Will your health plan dodge 40% tax hike?

Thousands of feds in some of FEHBP's best and most expensive health plans may be spared from a pending 40% tax on their favorite plans.

Thousands of active and retired feds in some of the Federal Employees Health Benefits Program’s best and most expensive health plans may be spared from being hit by a pending 40% tax on their favorite health plans.

The excise tax, a delayed feature of the Affordable Care Act, takes effect in 2022 on some of the most popular and pricey plans in the giant federal health plan that covers more than 4 million current and former federal workers, their spouses and dependents.

The excise tax was delayed to make it easier for Congress to approve the ACA, sometimes known as Obamacare. The Trump administration has made repeal of Obamacare one of its key goals. Congressional Democrats generally oppose any change, except on the excise tax which grows less popular as more people learn about it and its effective date.

Last week the House of Representatives, in a rare bipartisan vote approved the nobly-named Middle Class Health Benefits Tax Repeal Act in a very lopsided 419-6 vote. The bill is so popular with politicians that 42 Democrats and Republicans clawed their way up the parliamentary food chain to be listed as cosponsors; normally a bill will only have two to four cosponsors. The pending bill in the Senate is S. 684.

What makes repeal of the 2022 tax plan so popular is the large number of retirees, especially those from the federal workforce, who signed up in the so-called Cadillac plans when they first retired and have stayed with them even after 10, 20 or 30 years of retirement. The Obama administration wrote in the delayed-tax plan to help gradually reduce overall government health costs by financially nudging well-to-do retirees into plans with lower premiums but higher deductibles. The federal FEHBP program, considered one of the best in the nation, pays about 72% of the total premium for workers and retirees, and about 75% for postal workers.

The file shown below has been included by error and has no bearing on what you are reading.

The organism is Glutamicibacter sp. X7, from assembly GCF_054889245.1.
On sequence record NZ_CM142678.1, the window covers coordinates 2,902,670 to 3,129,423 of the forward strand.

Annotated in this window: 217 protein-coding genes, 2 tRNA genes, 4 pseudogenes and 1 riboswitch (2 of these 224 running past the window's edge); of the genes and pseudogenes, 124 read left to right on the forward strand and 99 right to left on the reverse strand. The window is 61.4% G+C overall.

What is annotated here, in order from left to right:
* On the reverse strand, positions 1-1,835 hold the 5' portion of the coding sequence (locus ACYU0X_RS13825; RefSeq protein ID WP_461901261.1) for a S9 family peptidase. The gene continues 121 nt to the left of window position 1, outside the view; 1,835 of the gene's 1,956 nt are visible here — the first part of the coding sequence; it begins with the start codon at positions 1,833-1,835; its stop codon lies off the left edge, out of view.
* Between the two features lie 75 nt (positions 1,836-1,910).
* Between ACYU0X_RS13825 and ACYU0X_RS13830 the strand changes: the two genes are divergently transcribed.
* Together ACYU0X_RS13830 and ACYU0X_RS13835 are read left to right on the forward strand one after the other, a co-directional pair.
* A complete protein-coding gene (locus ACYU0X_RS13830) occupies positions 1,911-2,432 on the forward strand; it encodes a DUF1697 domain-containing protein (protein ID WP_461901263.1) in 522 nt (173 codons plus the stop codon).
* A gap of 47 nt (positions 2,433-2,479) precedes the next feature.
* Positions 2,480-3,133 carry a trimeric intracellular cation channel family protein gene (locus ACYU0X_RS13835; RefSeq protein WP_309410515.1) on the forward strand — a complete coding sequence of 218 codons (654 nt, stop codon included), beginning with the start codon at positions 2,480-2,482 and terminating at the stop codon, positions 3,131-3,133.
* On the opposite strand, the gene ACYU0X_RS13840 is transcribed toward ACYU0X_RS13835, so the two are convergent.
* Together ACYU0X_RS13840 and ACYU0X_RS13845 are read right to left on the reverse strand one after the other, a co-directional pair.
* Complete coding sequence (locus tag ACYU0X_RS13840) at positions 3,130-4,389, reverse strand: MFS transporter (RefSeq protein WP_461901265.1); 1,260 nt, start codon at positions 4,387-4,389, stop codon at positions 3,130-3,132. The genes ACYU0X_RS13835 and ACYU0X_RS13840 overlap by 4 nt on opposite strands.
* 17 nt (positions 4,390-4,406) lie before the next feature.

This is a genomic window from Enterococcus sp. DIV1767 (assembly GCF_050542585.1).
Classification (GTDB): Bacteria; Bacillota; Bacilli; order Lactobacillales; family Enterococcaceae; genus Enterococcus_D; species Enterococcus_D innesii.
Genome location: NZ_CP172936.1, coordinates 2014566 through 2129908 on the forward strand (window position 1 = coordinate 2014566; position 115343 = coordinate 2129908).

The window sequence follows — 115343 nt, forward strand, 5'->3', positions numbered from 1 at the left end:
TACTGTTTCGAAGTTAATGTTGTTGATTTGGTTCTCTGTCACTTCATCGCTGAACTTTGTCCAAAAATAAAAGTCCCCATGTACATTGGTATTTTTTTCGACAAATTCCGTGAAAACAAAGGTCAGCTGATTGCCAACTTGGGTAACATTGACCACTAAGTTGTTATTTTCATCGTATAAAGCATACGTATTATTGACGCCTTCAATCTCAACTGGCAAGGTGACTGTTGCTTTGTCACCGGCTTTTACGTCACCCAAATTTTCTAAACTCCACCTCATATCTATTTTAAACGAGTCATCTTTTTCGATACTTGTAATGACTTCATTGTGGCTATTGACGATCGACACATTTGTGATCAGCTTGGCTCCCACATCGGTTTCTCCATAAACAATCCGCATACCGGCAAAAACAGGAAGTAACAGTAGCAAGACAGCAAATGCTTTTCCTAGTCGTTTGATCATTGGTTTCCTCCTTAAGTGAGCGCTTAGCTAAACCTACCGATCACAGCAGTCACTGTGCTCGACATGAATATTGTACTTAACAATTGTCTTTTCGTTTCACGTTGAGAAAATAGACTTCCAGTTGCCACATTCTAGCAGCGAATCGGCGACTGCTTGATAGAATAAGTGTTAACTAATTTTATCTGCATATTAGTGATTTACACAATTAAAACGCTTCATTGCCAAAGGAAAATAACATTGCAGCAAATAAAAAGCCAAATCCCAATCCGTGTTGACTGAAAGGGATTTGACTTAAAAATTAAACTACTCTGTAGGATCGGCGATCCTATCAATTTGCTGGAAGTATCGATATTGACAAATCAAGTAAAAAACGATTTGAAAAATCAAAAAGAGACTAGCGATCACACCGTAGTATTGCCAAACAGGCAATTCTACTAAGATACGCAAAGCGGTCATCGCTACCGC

The government pays the lion’s share of premiums (roughly 72%) for most workers and retirees. That share remains constant even when premiums go up. Because of the high cost to government, politicians have been looking for ways to encourage more so-called “heavy users” to join lower premium plans which require individuals to pay a larger share of their total health bill. Many retirees continue in the same plans year after year while younger, healthier enrollees leave for lower-premium plans. The “adverse selection” makes some plans much more costly than those with younger, healthier enrollees.

The impact of the pending tax is especially important in states like California, Florida, Texas, South Carolina, Pennsylvania, Maryland and Virginia, and Washington, D.C., which have large concentrations of federal retirees as a voting bloc. Most organized groups representing unionized feds, managers, executive and retirees belong to the federal-postal Coalition. Each group has a special relationship with key members of Congress.

Next step is to get the Senate to repeal the excise tax. If that happens, problem solved. If not, opponents will have to try again next year. And if it continues to fizzle in the Senate, or lose steam in the House, many feds including most retirees will need to shop for a less expensive, less inclusive health plan. Or come up with another 40% to pay their future premiums.

Nearly Useless Factoid

By Amelia Brust

Wyoming, the 10th largest state in the Union, only has two sets of escalators, for a grand total of four escalators (two going up and two going down). They are both in the city of Casper: One set is at First Interstate Bank and the other is at Hilltop National Bank.

Source: The Austin-American Statesman

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